Just in time for Shaun the Sheep’s 25 anniversary, Shout! Factory releases “Farmageddon” on shelves for the first-time in North America.

Nick Park’s Wallace and Gromit characters first appeared in 1989’s A Grand Day Out and have gone on to spawn and spin-off other productions. One such character, Shaun the Sheep, was a central part of 1995’s A Close Shave and has gone on for the last 25 years to be featured in a television program and films. The most recent of which, A Shawn the Sheep Movie: Farmageddon, released in October of 2019 before landing on Netflix in the U.S. on February 14th of 2020. Now, nearly two years later for the first-time in North America, Shout! Factory is releasing Farmageddon in a Blu-ray/DVD Combo Pack with roughly 21 minutes of bonus materials. Farmageddon is not just a solid entry in the Wallace and Gromit Universe, it’s an outstanding achievement in claymation: dazzling in its technical supremacy, wholesome storytelling, and universal humor.


A scene from A SHAUN THE SHEEP MOVIE: FARMAGEDDON. Photo Credit: Chris Johnson and Stuart Collis. Image courtesy of Netflix.

After a strange flying object lands in the woods, everyone in the town of Mossingham is atwitter with UFO Fever. For The Farmer, this is an opportunity to raise cash for a new thresher; but for Shaun the Sheep, it’s a chance for adventure. But this isn’t any regular adventure as Shaun finds himself trying to help a small alien named Lu-La get home while trying to dodge secret agent Agent Red and her Hazmat Team. This would be an enormous lift for anyone, but lucky for Lu-La, Shaun is as clever as they get.


A scene from A SHAUN THE SHEEP MOVIE: FARMAGEDDON. Photo Credit: Chris Johnson. Image courtesy of Netflix.

When Spooky Season starts, most families reach for whichever film they deem traditional to their habits. For me growing up, it was The Adventures of Ichabod and Mr. Toad (1949), a film terrified me to no end as a kid for the way the Headless Horseman’s flaming pumpkin was animated as it screamed toward the audience. Farmageddon is the type of film that can be enjoyed by families to help get in the mood without all that pesky trauma getting in the way. This has little to do with the medium utilized to construct the story from directors Will Becher (Shaun the Sheep TV series) and Richard Phelan and more with the execution. As evidenced by my example, hand-drawn stories can be terrifying (the recent Unicorn Wars cementing it); though, here, the use of claymation gives the world of Shaun a feeling of creativity, malleability, and endless possibility. With this in mind, the film as a whole is startling in its innovation, finding new ways to tickle the audience as it bounces from one gag to another without sacrificing the narrative in the process. Too many films lose the thread and Farmageddon never does; instead, the script from Mark Burton (Early Man) and Jon Brown, from an idea by Richard Starzak (Shaun the Sheep Movie), continually presses forward, the various slapstick gags and wordplay happening as naturally here as they do in classic silent cinema. Thanks to the bonus features (we’ll get to this in a moment), we can see just how far Becher and Phelan went to ensure that all the humor within the film was styled and structured on real world movements so that everything we see on-screen feels anchored in reality despite its very otherworldly visual design. Even better, more so than any other family-friendly E.T. story, Farmageddon is, top-to-bottom, gentle in its storytelling so that even the most sensitive viewer can feel like they’ve gone on a fantastical adventure without any possible trauma. In short, for those with sensitive palettes, a film like Farmageddon is an absolute crowd-pleaser for all ages, from start-to-finish.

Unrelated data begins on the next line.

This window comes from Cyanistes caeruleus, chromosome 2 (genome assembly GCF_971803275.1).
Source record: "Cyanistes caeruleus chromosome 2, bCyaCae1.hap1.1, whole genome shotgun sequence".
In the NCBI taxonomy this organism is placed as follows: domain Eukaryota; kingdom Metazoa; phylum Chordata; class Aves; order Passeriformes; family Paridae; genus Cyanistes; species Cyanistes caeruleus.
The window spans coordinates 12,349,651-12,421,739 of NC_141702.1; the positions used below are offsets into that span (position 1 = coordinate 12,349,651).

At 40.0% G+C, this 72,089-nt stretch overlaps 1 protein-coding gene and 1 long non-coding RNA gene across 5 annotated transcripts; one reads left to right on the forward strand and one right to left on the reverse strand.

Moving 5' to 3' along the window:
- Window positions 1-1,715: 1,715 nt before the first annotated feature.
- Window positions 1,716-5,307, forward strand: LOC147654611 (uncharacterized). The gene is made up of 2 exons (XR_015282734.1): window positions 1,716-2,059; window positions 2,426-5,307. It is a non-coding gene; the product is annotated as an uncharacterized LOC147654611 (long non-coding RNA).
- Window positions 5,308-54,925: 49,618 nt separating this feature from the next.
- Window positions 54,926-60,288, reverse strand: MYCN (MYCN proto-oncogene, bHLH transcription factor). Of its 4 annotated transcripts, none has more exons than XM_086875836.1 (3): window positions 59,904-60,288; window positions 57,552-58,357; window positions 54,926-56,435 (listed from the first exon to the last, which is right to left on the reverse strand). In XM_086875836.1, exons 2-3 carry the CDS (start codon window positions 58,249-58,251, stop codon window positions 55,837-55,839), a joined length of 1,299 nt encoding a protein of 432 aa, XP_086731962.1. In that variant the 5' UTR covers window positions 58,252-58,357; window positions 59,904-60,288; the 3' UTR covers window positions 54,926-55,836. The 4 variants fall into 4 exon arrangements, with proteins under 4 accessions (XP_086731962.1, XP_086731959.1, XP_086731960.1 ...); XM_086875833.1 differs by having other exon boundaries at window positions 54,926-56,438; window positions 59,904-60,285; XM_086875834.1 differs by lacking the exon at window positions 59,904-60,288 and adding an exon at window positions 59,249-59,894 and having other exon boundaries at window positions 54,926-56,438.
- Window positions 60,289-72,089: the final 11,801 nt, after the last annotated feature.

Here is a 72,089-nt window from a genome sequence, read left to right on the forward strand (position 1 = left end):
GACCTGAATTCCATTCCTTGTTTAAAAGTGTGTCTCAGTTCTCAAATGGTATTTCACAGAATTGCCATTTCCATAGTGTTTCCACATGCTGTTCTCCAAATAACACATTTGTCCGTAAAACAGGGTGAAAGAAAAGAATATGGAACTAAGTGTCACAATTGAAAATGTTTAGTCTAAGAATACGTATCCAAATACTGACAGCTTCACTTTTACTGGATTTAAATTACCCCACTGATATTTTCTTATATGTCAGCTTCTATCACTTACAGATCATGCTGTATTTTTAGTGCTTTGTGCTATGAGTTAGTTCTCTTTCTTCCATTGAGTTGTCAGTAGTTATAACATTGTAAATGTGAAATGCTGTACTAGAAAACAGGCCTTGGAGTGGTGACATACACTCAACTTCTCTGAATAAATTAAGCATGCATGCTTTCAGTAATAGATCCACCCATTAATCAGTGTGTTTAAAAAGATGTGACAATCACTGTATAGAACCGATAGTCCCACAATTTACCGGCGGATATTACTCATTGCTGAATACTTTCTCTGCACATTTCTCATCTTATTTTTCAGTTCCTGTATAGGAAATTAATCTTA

A scene from A SHAUN THE SHEEP MOVIE: FARMAGEDDON. Photo Credit: Chris Johnson and Stuart Collis. Image courtesy of Netflix.